You look and try to summon up feelings which don’t exist. You try saying to yourself, ‘DH Lawrence lived here’. You say, ‘I am standing in the place he stood, seeing the things he saw … ‘ but nothing changes, everything remains exactly the same: a road, a house with sky above it and the sea glinting in the distance.
Make no mistake, Dyer is very funny. I laughed out loud, for instance, at this rant about the academic study of literature in universities. ‘None of them has anything to do with literature,’ he rages, bewailing how ‘theory’ promoted by academics such as Terry Eagleton has gained a position of dominance in English departments throughout Britain with their focus on ‘discourse’.
One Christmas when I was about ten my parents gave me a Beryl the Peril annual which included some of Beryl’s answers to difficult exam questions. Asked to
construct a sentence using the word ‘discourse’ she wrote ‘Discourse is too hard for me,’ said the golfer.’
Hearing that he was ‘working on Lawrence’, an acquaintance lent Dyer a book he thought I might find interesting: a Critical Reader on Lawrence, edited by Peter
I glanced at the contents page: old Eagleton was there, of course, together with some other state-of-the-fart theorists: Lydia Blanchard on ‘Lawrence, Foucault and the Language of Sexuality’ (in the section on ‘Gender, Sexuality, Feminism’), Daniel J. Schneider on ‘Alternatives to Logocentrism in D. H. Lawrence’ (in the section featuring ‘Post-Structuralist Turns’). I could feel myself getting angry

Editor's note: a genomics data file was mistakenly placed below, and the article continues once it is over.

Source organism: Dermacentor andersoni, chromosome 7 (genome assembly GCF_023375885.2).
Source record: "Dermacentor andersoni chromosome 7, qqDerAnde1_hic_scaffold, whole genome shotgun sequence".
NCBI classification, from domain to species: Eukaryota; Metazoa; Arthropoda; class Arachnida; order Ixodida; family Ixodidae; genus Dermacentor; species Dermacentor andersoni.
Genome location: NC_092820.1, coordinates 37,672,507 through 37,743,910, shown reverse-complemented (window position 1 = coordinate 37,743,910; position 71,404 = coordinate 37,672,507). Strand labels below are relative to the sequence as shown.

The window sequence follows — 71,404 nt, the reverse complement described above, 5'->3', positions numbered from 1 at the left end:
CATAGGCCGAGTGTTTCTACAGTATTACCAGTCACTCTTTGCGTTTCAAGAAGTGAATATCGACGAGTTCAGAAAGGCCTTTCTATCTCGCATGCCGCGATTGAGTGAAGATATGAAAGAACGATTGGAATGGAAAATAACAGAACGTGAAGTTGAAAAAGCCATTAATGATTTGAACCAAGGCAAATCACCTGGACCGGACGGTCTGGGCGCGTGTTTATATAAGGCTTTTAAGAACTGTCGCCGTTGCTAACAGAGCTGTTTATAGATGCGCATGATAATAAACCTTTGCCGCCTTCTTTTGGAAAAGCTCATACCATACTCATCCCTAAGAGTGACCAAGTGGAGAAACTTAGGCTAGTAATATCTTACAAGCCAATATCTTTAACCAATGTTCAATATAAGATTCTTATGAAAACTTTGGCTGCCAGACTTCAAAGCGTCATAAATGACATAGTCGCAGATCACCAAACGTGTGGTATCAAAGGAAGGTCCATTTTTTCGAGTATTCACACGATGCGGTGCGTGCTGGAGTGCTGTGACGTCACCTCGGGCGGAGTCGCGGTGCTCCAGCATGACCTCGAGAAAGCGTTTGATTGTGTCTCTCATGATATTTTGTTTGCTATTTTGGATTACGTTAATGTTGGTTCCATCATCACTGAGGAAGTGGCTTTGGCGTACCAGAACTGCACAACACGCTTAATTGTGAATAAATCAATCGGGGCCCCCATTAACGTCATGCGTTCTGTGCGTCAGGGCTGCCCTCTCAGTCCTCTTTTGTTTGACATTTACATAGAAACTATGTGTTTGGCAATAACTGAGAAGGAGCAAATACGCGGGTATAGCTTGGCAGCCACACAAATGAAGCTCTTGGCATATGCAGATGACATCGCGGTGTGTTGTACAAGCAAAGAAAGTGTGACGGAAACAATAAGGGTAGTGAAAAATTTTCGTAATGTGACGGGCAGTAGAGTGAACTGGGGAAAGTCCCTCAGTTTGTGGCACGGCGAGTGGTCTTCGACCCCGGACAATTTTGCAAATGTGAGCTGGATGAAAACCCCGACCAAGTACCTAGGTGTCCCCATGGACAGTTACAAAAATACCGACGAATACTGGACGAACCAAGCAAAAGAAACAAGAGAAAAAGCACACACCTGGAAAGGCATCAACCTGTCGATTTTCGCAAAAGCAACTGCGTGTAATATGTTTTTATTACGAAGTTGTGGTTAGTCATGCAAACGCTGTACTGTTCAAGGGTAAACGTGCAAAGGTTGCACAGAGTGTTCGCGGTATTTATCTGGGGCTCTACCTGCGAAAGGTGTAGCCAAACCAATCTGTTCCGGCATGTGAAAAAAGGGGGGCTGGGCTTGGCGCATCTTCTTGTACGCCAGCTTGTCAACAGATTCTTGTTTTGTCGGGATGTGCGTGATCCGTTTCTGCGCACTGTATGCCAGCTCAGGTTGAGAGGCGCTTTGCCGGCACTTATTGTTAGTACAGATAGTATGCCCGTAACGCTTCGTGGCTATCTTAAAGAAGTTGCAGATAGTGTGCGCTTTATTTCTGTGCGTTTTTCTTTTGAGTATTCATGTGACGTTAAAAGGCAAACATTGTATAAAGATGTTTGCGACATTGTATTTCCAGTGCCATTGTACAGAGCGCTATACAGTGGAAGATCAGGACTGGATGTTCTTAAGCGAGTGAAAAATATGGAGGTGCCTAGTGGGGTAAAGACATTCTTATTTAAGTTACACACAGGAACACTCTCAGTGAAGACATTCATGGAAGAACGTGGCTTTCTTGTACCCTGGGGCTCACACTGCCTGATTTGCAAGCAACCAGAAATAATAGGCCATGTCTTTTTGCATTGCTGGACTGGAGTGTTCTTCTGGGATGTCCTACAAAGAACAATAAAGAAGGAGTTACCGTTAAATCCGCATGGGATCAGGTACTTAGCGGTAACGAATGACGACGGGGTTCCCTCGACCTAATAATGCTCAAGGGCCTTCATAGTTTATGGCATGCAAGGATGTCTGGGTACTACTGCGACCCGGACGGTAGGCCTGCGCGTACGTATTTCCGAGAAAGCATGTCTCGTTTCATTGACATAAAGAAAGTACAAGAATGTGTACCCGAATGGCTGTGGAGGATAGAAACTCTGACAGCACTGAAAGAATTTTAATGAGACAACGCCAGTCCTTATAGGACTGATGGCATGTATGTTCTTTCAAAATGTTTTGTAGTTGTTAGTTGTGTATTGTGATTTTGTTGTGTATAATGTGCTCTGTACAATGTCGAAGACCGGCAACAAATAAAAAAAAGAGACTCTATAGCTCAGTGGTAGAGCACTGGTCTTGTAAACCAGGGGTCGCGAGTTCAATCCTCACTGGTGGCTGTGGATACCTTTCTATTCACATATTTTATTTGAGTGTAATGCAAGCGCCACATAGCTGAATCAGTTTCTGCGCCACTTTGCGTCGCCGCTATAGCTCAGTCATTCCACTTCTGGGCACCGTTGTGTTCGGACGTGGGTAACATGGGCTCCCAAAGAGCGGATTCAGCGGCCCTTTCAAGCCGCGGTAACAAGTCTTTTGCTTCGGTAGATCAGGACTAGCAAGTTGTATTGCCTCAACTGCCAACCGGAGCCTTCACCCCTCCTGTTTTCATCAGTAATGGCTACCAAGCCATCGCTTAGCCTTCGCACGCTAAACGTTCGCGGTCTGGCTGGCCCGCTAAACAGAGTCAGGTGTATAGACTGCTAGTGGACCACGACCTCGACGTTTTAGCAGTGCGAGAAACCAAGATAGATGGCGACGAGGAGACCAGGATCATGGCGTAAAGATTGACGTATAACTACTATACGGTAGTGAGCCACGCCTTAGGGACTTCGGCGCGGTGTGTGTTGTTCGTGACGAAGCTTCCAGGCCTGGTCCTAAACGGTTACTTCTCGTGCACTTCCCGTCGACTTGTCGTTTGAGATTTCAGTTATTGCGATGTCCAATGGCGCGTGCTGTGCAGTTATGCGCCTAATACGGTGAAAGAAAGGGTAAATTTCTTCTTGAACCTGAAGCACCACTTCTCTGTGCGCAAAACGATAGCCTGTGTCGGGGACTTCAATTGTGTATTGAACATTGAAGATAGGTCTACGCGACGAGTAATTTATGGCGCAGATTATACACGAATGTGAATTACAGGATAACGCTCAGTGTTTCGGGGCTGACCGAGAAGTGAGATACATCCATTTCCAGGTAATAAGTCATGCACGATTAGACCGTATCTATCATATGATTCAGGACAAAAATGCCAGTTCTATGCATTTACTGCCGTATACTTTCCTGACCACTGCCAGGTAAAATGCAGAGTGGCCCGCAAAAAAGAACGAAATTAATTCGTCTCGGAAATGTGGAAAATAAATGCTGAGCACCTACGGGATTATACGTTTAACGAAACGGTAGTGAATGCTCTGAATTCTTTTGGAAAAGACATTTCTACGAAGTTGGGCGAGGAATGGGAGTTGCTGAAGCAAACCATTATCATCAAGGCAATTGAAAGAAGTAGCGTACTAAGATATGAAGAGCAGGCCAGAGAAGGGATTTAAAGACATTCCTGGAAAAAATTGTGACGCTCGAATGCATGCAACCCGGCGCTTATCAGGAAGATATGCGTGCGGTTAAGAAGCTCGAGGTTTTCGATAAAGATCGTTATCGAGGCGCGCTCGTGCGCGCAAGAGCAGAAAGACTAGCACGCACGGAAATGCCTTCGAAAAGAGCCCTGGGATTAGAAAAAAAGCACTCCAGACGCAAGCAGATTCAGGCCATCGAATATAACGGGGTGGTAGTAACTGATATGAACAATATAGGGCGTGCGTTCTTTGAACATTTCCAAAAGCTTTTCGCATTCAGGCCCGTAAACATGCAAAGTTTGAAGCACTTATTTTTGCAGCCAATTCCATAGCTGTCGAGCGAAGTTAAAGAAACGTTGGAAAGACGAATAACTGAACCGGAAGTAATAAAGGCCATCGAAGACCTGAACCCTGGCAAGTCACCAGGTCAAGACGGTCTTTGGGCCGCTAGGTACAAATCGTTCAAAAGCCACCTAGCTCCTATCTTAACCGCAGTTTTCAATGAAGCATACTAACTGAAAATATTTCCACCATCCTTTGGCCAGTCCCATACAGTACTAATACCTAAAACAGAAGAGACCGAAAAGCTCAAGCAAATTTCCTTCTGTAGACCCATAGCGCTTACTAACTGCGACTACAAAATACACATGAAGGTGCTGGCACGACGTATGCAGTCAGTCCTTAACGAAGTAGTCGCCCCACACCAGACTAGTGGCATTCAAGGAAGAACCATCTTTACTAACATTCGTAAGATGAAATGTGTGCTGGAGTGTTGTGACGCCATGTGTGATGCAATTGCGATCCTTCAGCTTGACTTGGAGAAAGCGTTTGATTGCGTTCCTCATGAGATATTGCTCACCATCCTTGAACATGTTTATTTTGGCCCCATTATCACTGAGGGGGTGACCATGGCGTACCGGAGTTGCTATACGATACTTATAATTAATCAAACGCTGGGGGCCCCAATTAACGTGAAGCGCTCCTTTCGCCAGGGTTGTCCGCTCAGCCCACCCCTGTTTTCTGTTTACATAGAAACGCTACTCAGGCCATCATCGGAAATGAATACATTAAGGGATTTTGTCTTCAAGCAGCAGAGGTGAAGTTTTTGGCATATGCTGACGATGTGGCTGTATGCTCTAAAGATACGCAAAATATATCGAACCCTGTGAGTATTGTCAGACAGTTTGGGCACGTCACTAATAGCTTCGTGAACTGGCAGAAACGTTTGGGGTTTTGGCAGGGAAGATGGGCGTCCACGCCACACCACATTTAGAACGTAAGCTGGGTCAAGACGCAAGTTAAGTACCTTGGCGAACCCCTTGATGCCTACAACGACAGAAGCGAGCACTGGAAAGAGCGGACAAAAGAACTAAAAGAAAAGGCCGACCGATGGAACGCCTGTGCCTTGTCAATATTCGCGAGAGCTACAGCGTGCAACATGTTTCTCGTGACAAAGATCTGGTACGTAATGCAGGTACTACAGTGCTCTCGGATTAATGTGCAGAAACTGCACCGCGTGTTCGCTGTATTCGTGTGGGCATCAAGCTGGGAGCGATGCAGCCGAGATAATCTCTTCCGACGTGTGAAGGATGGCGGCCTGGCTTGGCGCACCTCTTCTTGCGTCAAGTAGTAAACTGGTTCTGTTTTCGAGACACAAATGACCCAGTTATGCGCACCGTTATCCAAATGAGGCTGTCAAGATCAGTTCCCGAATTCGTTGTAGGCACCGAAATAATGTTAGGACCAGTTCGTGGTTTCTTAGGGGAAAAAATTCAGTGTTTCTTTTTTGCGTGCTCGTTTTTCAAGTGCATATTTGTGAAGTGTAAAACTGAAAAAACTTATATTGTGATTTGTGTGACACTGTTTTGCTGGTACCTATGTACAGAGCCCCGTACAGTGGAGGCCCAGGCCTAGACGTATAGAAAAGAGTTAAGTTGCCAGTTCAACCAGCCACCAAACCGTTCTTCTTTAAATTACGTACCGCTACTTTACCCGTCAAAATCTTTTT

and then I flicked through the introductory essay on ‘Radical Indeterminacy: a post-modern Lawrence’ and became angrier still. How could it have happened? How could these people with no feeling for literature have ended up teaching it, writing about it? I should have stopped there, should have avoided looking at any more, but I didn’t because telling myself to stop always has the effect of urging me on. Instead, I kept looking at this group of wankers huddled in a circle, backs turned to the world so that no one would see them pulling each other off. Oh, it was too much, it was too stupid. I threw the book across the room and then I tried to tear it up but it was too resilient. By now I was blazing mad. I thought about
getting Widdowson’s phone number and making threatening calls. Then I looked around for the means to destroy his vile, filthy book. In the end it took a whole box of matches and some risk of personal injury before I succeeded in deconstructing it.
I suggested earlier that Dyer has written a book that is not just about Lawrence, or the process of writing a book about Lawrence, but actually also about the human condition. This is the book’s final sentence:
And there you have it. One way or another we all have to write our studies of DH Lawrence. Even if they will never be published, even if we will never complete them, even if all we are left with after years and years of effort is an unfinished, unfinishable record of how we failed to live up to our own earlier ambitions, still we all have to try to make some progress with our books about D. H. Lawrence. The world over, from Taos to Taormina, from the places we have visited to countries we will never set foot in, the best we can do is to try to make some progress with our studies of DH Lawrence.
After a month or more away from the keyboard I finally returned to my computer, the pup miraculously asleep at my feet. And I began to write.